Wastewater to Irrigate More Vineyards

Sonoma and Napa agencies work to recycle treated water

by Paul Franson
drip irrigation
Photo courtesy UC Cooperative Extension, Sonoma County.
Healdsburg, Calif.—Vineyards around Healdsburg in northern Sonoma County will soon be irrigated with recycled water, the latest such project to put wastewater to practical use. Vineyards in other parts of Sonoma and Napa counties also receive recycled water, and plans are under way to expand that usage significantly.

The latest move came when the Healdsburg City Council approved a project to irrigate more than 300 acres of vineyards owned by Syar Industries with highly treated wastewater from the city’s new $32 million, state-of-the-art treatment plant west of town near the vineyards.

The reclaimed water could flow as early as next summer. Syar will get the water free for five years, if it uses a minimum 25 million gallons annually.

Reclaimed water has been used for years on winegrapes and other crops in parts of Sonoma County, but the city had to win approval of state water regulatory officials and address citizen concerns in order to allocate the water.

Recycled water in Sonoma Valley irrigates vineyards, pastures, golf courses and playgrounds; the regional wastewater system of county seat Santa Rosa provides more than 1 billion gallons of highly treated wastewater to irrigate more than 6,000 acres of farmland and vineyards.

Last year, north county residents and grapegrowers stopped the Sonoma County Water Agency's plan to use treated wastewater on farms and vineyards. Critics contended that using treated wastewater on thin, porous soils could contaminate groundwater and wells.

That project would have transported treated wastewater from Santa Rosa and Windsor using a system of 19 reservoirs and more than 100 miles to irrigate crops in Dry Creek, Alexander and Russian River valleys. The water agency postponed the projects due to lack of funds and customers.

Napa moves forward
Meanwhile, the Napa Sanitation District is taking steps to expand use of recycled water in Napa Valley. The district now supplies recycled water to vineyards at Eagle Vines and Chardonnay Golf Clubs, the vineyards at the Meritage Resort, and other properties in south Napa around the treatment plant: among them, a total of 688 acres of vineyards. The district produces an average of 2,050 acre-feet of recycled water at its Soscol water recycling facility each year.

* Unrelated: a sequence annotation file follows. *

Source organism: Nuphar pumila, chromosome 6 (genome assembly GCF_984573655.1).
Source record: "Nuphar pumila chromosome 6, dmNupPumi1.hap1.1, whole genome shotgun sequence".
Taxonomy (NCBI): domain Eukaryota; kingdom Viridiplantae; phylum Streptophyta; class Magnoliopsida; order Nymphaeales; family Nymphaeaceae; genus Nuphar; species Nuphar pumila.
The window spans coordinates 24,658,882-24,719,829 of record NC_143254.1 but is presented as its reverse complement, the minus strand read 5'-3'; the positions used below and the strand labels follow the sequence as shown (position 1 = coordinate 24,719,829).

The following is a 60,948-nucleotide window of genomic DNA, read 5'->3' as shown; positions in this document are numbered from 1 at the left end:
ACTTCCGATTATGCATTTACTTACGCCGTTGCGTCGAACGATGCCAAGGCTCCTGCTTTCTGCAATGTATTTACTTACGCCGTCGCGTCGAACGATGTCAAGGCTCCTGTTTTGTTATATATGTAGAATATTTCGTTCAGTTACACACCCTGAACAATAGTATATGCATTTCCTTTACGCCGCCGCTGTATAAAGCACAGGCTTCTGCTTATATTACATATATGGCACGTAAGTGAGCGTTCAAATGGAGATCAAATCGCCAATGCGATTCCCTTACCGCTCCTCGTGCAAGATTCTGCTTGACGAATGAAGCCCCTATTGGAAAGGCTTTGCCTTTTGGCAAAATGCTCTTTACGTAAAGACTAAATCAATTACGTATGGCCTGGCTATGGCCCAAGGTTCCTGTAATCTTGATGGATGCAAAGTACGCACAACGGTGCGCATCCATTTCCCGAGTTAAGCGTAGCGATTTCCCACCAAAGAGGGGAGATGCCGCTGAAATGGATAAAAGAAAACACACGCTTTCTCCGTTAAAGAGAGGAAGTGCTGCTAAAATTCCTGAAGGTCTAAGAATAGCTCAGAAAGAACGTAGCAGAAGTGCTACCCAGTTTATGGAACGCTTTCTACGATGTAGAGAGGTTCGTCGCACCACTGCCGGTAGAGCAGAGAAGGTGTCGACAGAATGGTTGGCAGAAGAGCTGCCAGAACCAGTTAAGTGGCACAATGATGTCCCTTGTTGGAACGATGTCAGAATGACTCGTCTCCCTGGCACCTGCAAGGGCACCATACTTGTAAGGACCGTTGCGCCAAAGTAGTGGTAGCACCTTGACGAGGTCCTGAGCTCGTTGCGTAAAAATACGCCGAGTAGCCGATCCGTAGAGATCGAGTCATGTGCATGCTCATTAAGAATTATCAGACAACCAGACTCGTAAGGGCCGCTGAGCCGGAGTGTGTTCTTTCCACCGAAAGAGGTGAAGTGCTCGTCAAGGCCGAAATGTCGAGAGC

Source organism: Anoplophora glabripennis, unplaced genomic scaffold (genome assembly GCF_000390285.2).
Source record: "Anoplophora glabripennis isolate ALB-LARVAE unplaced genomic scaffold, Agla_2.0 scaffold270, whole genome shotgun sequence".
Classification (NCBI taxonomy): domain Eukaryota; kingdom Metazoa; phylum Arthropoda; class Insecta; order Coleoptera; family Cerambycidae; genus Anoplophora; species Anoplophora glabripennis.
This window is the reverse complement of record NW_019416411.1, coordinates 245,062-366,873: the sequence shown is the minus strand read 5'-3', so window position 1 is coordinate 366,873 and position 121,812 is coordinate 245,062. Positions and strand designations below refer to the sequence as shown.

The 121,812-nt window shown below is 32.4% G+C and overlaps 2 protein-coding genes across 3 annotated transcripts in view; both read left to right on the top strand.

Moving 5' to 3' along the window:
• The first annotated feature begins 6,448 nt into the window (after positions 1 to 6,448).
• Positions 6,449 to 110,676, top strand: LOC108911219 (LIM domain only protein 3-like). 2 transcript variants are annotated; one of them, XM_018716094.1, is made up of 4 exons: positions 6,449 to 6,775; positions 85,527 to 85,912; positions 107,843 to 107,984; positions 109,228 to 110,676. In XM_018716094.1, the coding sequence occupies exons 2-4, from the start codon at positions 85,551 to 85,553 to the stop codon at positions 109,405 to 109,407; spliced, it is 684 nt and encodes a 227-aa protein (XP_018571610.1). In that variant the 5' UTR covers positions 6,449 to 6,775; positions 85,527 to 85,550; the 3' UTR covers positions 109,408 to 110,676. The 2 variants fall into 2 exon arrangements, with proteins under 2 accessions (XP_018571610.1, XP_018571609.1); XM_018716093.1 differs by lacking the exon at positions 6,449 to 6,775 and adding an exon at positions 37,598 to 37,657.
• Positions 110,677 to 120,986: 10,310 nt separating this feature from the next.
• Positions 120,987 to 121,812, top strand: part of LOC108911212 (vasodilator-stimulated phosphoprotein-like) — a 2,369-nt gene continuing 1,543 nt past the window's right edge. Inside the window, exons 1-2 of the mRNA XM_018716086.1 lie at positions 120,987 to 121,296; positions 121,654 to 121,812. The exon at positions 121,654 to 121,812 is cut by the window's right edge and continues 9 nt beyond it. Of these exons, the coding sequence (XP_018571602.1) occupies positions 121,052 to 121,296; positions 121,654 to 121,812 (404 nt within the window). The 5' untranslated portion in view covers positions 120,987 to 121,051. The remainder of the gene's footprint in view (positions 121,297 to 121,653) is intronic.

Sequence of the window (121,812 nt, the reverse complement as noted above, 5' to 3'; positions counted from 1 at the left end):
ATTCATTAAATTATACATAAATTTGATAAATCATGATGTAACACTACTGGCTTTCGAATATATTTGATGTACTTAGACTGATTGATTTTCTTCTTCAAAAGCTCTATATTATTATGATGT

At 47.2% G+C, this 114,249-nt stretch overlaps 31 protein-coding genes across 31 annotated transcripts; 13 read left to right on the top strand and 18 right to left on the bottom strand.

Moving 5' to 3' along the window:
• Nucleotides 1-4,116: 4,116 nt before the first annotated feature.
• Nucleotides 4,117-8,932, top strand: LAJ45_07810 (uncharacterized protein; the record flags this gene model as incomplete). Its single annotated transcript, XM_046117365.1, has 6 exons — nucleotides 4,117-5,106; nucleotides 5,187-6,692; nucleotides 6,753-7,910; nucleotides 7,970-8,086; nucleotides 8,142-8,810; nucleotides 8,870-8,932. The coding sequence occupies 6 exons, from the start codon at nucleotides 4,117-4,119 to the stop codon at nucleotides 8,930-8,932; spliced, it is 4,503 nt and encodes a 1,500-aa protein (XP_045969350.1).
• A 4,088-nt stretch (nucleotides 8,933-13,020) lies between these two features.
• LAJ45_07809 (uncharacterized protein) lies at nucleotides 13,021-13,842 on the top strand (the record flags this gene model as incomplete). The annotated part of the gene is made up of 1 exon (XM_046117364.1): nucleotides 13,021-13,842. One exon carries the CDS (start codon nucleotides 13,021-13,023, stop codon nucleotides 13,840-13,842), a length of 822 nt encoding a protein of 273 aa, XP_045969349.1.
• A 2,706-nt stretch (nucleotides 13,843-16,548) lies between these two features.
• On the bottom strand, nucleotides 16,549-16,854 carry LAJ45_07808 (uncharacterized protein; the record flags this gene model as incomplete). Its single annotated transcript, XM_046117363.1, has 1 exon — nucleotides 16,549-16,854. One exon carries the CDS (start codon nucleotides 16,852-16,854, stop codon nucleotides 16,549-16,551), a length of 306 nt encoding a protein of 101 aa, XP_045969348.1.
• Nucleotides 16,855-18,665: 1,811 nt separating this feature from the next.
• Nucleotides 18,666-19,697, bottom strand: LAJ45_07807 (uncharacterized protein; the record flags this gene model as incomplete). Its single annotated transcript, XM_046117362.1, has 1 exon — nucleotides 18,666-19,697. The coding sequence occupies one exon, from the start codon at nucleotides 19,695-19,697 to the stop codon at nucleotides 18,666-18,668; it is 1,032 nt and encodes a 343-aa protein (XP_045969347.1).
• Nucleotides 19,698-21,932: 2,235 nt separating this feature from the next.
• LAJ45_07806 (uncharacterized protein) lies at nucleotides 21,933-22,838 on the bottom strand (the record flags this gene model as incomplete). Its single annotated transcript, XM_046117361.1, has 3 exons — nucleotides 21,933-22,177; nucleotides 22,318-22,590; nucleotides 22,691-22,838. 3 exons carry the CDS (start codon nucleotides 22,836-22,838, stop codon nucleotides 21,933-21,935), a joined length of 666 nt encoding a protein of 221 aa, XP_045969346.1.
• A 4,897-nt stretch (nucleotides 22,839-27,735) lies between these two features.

One factor limiting the delivery of recycled water to new customers is the necessary pipeline delivery system, which is expensive to build because it must be completely separate from the potable water supply system.

The district is now constructing an oversized recycled water pipeline to Napa State Hospital for landscape irrigation and potential extension to the Milliken-Sarco-Tulocay area of Coombsville or east Napa, which is chronically short of water. That pipeline could potentially be paid for by prospective water users in the area, primarily vineyards and a golf course.

Federal economic stimulus dollars have accelerated this project.

Storage is a factor for recycled water, since demand is limited during the winter. Storage tanks or reservoirs would allow recycled water produced during the normally wet winter season to be stored until it is needed in the spring and summer. To provide this storage, some potential water users may have to provide on-site storage.

Carneros is short of water, too, but this would require a pipeline underneath the Napa River. The district has been looking at supplying vineyards in the water-short Los Carneros water district for 15 years. However, the cost would have to be paid by users such as the developers of the proposed St. Regis Resort at Stanly Lane.   
Likewise, a developer would like water for proposed vineyards on Soscol Ridge east of Soscol Road, but running pipes under the highway is very expensive.

With continuing water shortages expected in the future in much of California, recycled water is likely to become more popular for vineyards in the future.
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